- The Washington Times - Saturday, October 17, 2009

COLLEGE STATION, Texas | A day after telling supporters in San Francisco that he was cleaning up a mess left for him by former President George W. Bush, President Obama came to his predecessor’s adopted home state Friday to honor his father, former President George H.W. Bush, for his public service.

Mr. Obama arrived deep in enemy political territory to celebrate the 20th anniversary of Mr. Bush’s inaugural address and call to action that led to the creation of the Points of Light Institute, the nation’s largest volunteer-management and civic organization.

The president lauded the 41st commander-in-chief, who is now 85 years old, for being a leader “who promoted the ethic of service long before it was fashionable,” and for choosing a life of service over “a life of comfort and privilege.”

And Mr. Obama urged the young people in the crowd of more than 2,000 inside Texas A&M;’s Rudder Auditorium to press forward in serving others even if it does not seem to make a difference. The president, who was born more than a decade after Mr. Bush fought as a Navy pilot in World War II, cited Mr. Bush’s wartime sacrifices to hammer home the point.

“If President Bush could fly 58 combat missions when he was younger than many of you here today, and keep on fighting even after he was shot down and nearly captured by the enemy, then surely you can keep going when your service project gets a little tough,” Mr. Obama said at the campus that’s home to Mr. Bush’s presidential library.

Mr. Obama said his own work in promoting volunteerism was building on the efforts of the first President Bush, as well as former Presidents Bill Clinton and George W. Bush.

That was his only remark about the second President Bush, who Mr. Obama used as a punching bag in his run for the White House. One day earlier, Mr. Obama slammed the second Bush administration in New Orleans for its response to Hurricane Katrina and then flew to San Francisco for a fundraiser, where he said part of the reason his first year in office has been so challenging is that he is “cleaning up somebody else’s mess.”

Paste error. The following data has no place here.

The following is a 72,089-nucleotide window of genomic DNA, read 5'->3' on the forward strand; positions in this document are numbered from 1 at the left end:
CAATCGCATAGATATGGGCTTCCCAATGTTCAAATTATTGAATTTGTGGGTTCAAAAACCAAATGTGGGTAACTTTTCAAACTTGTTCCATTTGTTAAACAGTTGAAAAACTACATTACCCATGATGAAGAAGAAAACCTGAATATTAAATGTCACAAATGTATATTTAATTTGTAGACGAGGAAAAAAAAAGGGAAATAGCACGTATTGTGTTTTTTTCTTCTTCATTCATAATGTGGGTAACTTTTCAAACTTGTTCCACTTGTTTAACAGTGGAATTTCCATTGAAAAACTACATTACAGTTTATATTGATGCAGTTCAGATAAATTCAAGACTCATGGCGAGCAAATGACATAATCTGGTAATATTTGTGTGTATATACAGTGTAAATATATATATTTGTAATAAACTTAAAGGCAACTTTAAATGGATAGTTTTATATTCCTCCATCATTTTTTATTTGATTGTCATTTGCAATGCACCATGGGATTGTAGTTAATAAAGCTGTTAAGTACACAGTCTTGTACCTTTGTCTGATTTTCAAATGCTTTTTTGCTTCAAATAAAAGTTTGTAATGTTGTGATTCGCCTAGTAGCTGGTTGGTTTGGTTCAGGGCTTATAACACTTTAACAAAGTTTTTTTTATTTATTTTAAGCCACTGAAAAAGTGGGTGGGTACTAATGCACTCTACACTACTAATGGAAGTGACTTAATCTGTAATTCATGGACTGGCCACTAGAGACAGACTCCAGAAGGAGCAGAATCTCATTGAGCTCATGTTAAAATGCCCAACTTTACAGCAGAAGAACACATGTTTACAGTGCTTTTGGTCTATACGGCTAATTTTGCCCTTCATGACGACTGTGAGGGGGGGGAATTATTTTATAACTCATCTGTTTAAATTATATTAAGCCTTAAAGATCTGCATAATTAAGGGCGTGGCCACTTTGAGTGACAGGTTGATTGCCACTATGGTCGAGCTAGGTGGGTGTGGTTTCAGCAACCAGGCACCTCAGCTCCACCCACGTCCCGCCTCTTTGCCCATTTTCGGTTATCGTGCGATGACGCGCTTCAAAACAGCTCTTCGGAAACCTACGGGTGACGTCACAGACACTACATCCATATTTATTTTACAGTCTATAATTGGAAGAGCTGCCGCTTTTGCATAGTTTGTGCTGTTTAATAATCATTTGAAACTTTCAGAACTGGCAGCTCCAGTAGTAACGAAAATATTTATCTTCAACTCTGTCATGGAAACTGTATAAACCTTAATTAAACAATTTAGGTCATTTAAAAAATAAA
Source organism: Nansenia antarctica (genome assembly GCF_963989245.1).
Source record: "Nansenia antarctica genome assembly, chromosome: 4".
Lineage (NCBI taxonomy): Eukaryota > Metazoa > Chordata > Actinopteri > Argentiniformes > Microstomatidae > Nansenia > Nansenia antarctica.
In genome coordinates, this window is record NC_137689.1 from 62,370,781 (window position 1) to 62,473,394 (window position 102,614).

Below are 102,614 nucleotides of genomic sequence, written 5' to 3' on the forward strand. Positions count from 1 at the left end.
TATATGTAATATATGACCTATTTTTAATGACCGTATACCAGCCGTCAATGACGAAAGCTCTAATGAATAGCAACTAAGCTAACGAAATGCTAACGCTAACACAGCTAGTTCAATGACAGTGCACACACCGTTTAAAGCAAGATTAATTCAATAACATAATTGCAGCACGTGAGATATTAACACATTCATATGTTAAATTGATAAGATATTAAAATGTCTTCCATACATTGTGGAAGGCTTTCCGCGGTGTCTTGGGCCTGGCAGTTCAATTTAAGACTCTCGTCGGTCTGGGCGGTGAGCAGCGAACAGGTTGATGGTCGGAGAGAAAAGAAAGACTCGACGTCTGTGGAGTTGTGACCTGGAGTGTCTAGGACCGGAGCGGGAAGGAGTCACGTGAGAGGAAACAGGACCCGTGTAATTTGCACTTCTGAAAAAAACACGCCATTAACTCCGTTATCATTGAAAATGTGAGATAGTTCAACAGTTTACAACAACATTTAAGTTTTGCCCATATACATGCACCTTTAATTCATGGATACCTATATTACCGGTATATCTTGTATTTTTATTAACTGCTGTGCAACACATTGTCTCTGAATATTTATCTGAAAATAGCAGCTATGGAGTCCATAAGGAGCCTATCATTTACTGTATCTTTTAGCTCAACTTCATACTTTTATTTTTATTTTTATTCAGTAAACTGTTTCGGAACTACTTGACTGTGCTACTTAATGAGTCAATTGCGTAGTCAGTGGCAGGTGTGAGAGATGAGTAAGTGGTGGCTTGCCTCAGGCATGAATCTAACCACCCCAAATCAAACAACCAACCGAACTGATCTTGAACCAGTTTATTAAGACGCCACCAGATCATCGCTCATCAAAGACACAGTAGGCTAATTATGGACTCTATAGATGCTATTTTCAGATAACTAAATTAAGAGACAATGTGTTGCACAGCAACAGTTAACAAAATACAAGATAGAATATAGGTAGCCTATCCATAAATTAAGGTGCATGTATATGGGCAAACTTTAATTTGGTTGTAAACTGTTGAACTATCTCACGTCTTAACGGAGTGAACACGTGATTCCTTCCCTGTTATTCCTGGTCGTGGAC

The remark did not go unnoticed by members of the former Bush administration, who have watched Mr. Obama routinely blame the ongoing economic crisis and other problems on the man he followed into the White House. Some of them have spoken out publicly, though Mr. Bush and his father have remained silent.

“It’s his standard line, so I guess nothing surprises me sometimes,” said Dana Perino, who served as press secretary for the Bush White House from 2007 through the end of his term.

But the 41st president is notoriously protective of his son’s legacy and has often bristled in the past at harsh criticisms.

In an interview with CBS Radio prior to the event, Mr. Bush said that during his son’s time in office critics “just hammered him mercilessly and I think obscenely a lot of the time.”

He singled out MSNBC personalities Keith Olbermann and Rachel Maddow for their criticism of the second President Bush, calling them “sick puppies.”

“The way they treat my son and anyone who’s opposed to their point of view is just horrible,” the elder Bush said.

But he also said that the intense political sniping has “moved to a new president” with attacks that “sometimes cross the lines of civility.”

“People ought to be civil,” he said. “I worry about yelling at people and this yelling mentality that seems to accompany presidents.”

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